This past November, two of our gogos and one mkhulu were chosen to represent all of Thaba Chweu municipality, which includes Sabie and several other surrounding towns, to attend the Golden Games (Seniors) in Port Elizabeth. I wanted a photo of the group but Maria wasn’t there – she was home with her 40-something son who’s had a good job the past 25 years, but has become “mentally ill” (her words) in the past four months. If someone doesn’t stay with him he will wander the streets and get lost.
So Martina, Simon and I walked to her house. Maria was mopping the cement floor with her year old granddaughter wrapped on her back. Her daughter, the child’s mother, was at work. They all beamed, recounting the 1300 km bus trip to the south coast, enabling them to see much of the country. The women raved about staying in a hotel for five days (“they cook for us, make our beds, clean our rooms!”). They received team jackets, T-shirts, track pants and running shoes. They were elated about seeing the ocean for the first time ever (“and swimming, too”). Imagine a comparable once-in-a-lifetime experience for you, what would it be?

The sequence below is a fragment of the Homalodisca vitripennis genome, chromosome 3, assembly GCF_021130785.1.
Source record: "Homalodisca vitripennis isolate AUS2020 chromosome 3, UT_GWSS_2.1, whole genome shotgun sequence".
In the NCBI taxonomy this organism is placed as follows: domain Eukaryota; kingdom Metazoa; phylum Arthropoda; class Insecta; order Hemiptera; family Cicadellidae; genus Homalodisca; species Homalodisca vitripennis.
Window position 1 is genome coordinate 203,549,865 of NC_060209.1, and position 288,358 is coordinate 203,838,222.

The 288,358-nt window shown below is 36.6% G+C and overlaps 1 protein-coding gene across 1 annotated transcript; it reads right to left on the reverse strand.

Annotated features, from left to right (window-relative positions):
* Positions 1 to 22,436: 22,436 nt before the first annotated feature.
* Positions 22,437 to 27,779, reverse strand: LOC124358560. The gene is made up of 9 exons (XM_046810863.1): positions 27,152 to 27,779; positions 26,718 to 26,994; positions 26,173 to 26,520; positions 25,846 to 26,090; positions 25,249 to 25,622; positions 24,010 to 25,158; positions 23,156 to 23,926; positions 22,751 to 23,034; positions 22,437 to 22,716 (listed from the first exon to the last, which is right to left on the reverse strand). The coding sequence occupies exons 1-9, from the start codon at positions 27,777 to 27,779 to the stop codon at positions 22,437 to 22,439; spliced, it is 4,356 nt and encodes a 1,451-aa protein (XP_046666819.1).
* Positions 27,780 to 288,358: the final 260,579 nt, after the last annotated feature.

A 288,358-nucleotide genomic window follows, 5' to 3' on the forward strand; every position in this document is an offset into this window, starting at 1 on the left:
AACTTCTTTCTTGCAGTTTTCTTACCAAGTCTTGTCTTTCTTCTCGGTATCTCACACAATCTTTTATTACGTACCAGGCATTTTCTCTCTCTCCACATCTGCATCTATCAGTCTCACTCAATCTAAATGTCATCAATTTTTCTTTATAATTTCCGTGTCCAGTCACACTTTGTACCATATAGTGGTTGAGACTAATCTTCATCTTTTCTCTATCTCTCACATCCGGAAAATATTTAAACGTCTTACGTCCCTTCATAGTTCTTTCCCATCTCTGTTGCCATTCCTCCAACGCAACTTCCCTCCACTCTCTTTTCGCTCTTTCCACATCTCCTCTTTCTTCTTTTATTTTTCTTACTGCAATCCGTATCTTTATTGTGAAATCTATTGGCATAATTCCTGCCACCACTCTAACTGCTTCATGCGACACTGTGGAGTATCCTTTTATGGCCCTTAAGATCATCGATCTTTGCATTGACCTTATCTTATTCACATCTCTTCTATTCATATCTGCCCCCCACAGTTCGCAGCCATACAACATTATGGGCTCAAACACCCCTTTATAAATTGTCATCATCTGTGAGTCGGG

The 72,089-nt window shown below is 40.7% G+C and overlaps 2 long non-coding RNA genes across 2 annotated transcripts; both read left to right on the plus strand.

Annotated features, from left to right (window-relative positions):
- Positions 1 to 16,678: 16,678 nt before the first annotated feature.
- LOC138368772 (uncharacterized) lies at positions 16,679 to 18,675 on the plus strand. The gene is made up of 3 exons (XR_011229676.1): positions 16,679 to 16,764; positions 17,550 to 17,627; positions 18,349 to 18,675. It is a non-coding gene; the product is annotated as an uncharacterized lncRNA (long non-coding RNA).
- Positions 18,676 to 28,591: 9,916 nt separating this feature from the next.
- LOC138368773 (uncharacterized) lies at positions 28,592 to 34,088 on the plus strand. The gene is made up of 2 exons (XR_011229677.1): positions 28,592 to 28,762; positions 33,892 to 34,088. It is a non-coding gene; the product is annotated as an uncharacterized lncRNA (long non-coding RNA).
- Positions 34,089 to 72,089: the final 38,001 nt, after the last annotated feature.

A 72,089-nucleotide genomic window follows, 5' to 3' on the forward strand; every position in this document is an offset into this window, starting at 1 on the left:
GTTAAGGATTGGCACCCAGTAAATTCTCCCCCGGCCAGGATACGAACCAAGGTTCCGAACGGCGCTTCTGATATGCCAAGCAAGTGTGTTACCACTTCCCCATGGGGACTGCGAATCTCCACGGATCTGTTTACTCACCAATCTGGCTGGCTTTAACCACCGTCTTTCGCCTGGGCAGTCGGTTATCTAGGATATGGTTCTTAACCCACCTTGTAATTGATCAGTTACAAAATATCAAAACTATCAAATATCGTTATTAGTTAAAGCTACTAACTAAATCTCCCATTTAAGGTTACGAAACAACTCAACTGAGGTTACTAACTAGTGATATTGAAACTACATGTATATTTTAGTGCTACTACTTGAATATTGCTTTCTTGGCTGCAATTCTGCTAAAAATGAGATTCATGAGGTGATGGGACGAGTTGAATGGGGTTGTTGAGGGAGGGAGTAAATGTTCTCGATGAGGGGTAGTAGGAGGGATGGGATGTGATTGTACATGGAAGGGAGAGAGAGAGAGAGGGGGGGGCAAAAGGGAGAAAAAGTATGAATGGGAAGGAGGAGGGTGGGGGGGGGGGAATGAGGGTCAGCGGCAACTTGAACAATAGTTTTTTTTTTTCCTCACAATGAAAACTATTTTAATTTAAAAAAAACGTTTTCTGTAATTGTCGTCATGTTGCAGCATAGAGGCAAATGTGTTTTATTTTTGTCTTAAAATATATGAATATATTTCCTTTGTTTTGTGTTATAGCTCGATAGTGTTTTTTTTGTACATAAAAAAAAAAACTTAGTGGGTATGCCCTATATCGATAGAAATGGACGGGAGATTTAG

Just to clarify, this was a government funded event and we Cdn. grannies can take no direct credit, but . . . these three were the only representatives from Thaba Chweu, and they all are part of Sitabogogo. I’d like to think it has something to do with renewed zest for life and feeling up to challenges.
Martina, by the way, is the grandmother of the baby, Mimi, seen on the back of Ainah, our poster Gogo used on our pamphlets. Mimi goes to the crèche directly across the street, so here is a photo of her now at age four with her crèche teacher – and some star-struck little boy who would not listen to the teacher trying to shoo him away from a photo op (next generation’s Eddie Murphy?)